It’s hard to understand even the simplest of things. Communication is key. I have to understand what people are trying to convey to me. Especially those closest to me.
My relationship with Traci seemed to soar on the wings of angels for our first few years. Everyone could see we were in love. We wrote notes for each other and left them where they would be found later, when we were apart. I believe Traci started it, with notes that she wrote for me when I went away on a trip, and we continued throughout our time together to express fondness and appreciation for each other in both handwritten notes and email messages.
Not that it was always rainbows and butterflies. Traci had two very different personalities I came to refer to as Screeching Crow and Cooing Dove. She liked those descriptions and referred to them herself.
For five years, we never fought. We had disagreements, but neither of us felt so strongly about an issue that we weren’t ready to compromise. Even when we couldn’t resolve an argument through words, one of us would often say something funny, whether intentional or not, and we’d both end up laughing and forgetting what we had disagreed on.
But not this one morning. It was the spring of 2009. At that time, Traci worked in the mess hall kitchen at the local military training base, a job which required her to get up and leave early in the morning. Because of her epilepsy, in which almost all of her seizures occurred within a half-hour of waking, she needed to wake up slowly and gently, and wait at least 30 minutes before getting out of bed. Usually I would get myself up at the same time and go downstairs to prepare a light breakfast and bring it up to share with Traci before she went to work.
This was a rough morning for both of us. I’m going to take you back in time with me via my journal entry for that morning, slightly edited:
This morning I woke at 4 a.m. after less than 5 hours sleep. I went downstairs, prepared breakfast and brought it up, then went back downstairs to clean up a pile of wet dog shit in the kitchen. Apparently he has worms, which might have been prevented if we’d had an extra $25 this past week to get him de-wormed. With a little bit more we could have bought cigarettes too … but I’m getting ahead of myself.
After I finish cleaning up I come back to bed. Traci sits beside me, reading, for a couple of minutes. I stroke her back. She says she likes it. Shortly after that, she gets up – time for her to go to work. She turns her light out. I say, “Can I have a kiss?” Here’s what I get back, in her harshest Screeching Crow voice: “Yes, it’s dark, just hold on a minute!” She turns the ceiling lights on, then says, still harshly, “And now you’ve got a big smile on your face?” (I think it might have been a smile meant to convey affection, but anyway …) Not much feeling in the kiss that came after that. It felt like I’d been punched in the heart, so the kiss was no consolation.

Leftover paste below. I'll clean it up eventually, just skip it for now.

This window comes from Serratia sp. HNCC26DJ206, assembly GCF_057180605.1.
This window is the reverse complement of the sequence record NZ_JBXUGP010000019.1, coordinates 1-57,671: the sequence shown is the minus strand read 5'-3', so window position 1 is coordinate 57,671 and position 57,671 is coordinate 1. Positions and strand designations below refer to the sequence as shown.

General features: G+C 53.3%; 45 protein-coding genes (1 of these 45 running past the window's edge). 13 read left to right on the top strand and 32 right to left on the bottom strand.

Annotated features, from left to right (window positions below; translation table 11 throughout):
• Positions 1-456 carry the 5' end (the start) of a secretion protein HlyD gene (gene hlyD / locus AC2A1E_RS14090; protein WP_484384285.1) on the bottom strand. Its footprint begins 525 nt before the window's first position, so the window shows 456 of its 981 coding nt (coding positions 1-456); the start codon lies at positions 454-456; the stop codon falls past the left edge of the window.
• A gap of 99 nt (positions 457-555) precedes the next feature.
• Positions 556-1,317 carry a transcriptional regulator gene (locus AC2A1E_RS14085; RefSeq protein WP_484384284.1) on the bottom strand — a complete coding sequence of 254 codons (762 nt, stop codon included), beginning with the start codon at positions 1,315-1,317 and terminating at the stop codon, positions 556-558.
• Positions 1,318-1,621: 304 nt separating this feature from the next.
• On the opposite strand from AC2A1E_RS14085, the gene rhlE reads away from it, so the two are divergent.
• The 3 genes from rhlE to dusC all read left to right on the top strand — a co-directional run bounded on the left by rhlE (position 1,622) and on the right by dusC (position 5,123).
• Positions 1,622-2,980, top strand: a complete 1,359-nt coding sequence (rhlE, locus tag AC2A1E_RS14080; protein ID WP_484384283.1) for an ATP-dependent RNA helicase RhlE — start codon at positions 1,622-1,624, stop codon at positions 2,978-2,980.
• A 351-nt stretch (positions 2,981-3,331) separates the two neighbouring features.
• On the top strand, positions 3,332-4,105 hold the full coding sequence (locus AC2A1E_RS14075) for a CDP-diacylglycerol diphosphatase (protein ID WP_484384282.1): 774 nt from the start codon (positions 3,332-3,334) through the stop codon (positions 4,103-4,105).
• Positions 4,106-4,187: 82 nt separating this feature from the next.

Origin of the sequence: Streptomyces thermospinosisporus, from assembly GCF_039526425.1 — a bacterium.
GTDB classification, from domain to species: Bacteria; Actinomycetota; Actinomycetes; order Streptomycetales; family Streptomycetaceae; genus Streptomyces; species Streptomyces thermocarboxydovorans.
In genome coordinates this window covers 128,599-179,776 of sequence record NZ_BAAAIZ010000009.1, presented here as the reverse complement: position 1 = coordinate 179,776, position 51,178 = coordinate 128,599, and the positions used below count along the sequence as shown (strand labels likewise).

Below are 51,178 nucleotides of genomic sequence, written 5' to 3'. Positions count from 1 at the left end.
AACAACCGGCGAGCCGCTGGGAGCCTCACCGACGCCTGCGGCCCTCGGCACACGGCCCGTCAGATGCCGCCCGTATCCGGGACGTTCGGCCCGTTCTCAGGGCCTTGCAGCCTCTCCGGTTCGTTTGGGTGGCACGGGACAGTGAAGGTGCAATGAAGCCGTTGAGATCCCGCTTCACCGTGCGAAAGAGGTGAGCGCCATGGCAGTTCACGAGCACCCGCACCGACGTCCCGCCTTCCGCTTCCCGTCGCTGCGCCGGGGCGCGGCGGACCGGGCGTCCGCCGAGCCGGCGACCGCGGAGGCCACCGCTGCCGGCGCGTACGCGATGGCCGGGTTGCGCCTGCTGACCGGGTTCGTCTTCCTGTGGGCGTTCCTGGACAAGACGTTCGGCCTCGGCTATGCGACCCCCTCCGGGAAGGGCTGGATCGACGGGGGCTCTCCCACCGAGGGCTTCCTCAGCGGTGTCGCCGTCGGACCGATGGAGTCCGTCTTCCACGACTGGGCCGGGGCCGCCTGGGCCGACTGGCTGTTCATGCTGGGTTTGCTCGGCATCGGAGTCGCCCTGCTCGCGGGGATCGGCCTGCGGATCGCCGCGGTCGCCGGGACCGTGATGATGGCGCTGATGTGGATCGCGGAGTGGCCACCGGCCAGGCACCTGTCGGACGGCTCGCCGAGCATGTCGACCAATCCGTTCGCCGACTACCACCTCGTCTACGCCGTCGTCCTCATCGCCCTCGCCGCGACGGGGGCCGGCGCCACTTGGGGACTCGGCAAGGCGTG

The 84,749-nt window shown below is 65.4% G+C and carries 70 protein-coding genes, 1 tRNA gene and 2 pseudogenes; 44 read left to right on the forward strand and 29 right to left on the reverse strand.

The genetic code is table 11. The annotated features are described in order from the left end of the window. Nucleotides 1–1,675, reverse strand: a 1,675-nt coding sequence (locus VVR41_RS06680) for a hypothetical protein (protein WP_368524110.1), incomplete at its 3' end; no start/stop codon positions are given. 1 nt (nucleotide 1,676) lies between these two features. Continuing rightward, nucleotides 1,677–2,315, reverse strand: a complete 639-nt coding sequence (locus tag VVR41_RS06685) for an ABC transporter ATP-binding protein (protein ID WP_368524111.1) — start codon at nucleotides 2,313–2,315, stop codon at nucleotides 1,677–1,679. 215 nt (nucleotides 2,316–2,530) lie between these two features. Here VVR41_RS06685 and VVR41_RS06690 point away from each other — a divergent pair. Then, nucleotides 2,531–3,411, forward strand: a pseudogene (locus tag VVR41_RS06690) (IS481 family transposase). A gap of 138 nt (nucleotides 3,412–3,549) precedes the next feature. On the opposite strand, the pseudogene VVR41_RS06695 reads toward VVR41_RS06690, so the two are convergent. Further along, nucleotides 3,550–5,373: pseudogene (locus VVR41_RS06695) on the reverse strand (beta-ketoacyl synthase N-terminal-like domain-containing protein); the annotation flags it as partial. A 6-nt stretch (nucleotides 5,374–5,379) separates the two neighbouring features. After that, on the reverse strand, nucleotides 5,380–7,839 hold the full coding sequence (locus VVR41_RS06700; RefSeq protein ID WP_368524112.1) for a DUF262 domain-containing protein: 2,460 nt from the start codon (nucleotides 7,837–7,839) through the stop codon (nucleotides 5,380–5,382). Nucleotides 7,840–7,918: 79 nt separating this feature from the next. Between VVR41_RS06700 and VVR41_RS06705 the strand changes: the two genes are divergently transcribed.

Next, she’s looking for her cigarettes. Can’t find them, nor is there any money in the house or any left in the bank account. It’s two days before her new job’s first pay is deposited, so I tell her to use her Visa card, which she thinks is a bad idea. She leaves in a bad mood, and I’m left here wondering, not sleeping, wondering what the hell just happened.
Later that day, I receive a heartfelt apology from her by email. (Sadly, I haven’t been able to find that email.) She acknowledged her mistake in treating me as she did that morning, expressing her appreciation of me and dismay at her own behaviour. In my next journal entry, I wrote, “The fact that she acknowledges when she’s done wrong and doesn’t let her ego stand in the way of doing the right thing, is another reason why I love her.”
All couples, no matter how happy they may seem, are going to have fights and disagreements. If you’re fortunate, as Traci and I were, you may be together for years before having your first major argument, but it will happen.
The key isn’t to avoid arguments at all costs. That can put you into a state of denial and tip-toeing around each other to avoid emotional distress and pain. If you keep stuffing down hurt feelings or denying your own perspective on a situation, you are opening yourself up to greater unhappiness and distress down the road. Might as well get things out in the open in an air of mutual respect and desire to resolve your disagreement.
Maybe prior to that morning, Traci and I had coasted for a while, and there were things she at least needed to get out in the open that she hadn’t yet. Even if her own frustration at finding a decent-paying job that she could stay in for a while was what was eating at her that morning, it would have been better if we’d had a chance to talk that through before her repressed feelings exploded to the surface the way they did.
I’ve thought a lot about the importance of effective communication between partners in a relationship. Traci and I had worked a lot of things out through talking, but she was still saying we needed to improve in our communications with each other. I guess it’s like playing a game where someone keeps moving the goal posts. You may score a few points, but if you’re going to win the game you need to keep moving to keep up with the target.
This is an important topic. To Traci it might have been the most important. I’ve had it on my mind for months to write about it, yet I kept putting it off, and now I realize it will take up at least two blog posts.
Through many talks and experiences with Traci, I learned that effective communication is the key to a long, happy, mature relationship. In my opinion, the basic principles of effective communication are:
In my next post I will elaborate on these principles and share a few things I learned during my time with Traci that I hope will be helpful to my readers.
Comments, as always, are welcome and appreciated.